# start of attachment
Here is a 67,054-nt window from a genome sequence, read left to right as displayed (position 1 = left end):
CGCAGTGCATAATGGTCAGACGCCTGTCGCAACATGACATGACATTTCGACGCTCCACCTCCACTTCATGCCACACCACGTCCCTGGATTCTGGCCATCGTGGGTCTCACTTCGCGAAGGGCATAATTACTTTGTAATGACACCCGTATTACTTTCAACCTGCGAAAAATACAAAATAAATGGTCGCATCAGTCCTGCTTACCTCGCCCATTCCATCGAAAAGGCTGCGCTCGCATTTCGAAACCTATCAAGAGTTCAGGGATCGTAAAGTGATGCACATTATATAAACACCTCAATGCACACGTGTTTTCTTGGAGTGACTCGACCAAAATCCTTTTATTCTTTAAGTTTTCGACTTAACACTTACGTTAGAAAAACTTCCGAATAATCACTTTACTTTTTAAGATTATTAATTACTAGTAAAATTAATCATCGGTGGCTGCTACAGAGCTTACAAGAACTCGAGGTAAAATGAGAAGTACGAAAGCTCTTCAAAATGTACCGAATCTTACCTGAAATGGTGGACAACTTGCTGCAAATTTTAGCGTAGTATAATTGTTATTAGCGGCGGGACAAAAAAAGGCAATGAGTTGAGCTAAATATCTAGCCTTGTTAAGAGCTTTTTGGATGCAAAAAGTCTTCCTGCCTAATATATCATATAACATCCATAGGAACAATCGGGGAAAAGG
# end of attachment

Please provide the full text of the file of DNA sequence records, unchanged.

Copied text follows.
Here is a 67,054-nt window from a genome sequence, read left to right as displayed (position 1 = left end):
CGCAGTGCATAATGGTCAGACGCCTGTCGCAACATGACATGACATTTCGACGCTCCACCTCCACTTCATGCCACACCACGTCCCTGGATTCTGGCCATCGTGGGTCTCACTTCGCGAAGGGCATAATTACTTTGTAATGACACCCGTATTACTTTCAACCTGCGAAAAATACAAAATAAATGGTCGCATCAGTCCTGCTTACCTCGCCCATTCCATCGAAAAGGCTGCGCTCGCATTTCGAAACCTATCAAGAGTTCAGGGATCGTAAAGTGATGCACATTATATAAACACCTCAATGCACACGTGTTTTCTTGGAGTGACTCGACCAAAATCCTTTTATTCTTTAAGTTTTCGACTTAACACTTACGTTAGAAAAACTTCCGAATAATCACTTTACTTTTTAAGATTATTAATTACTAGTAAAATTAATCATCGGTGGCTGCTACAGAGCTTACAAGAACTCGAGGTAAAATGAGAAGTACGAAAGCTCTTCAAAATGTACCGAATCTTACCTGAAATGGTGGACAACTTGCTGCAAATTTTAGCGTAGTATAATTGTTATTAGCGGCGGGACAAAAAAAGGCAATGAGTTGAGCTAAATATCTAGCCTTGTTAAGAGCTTTTTGGATGCAAAAAGTCTTCCTGCCTAATATATCATATAACATCCATAGGAACAATCGGGGAAAAGG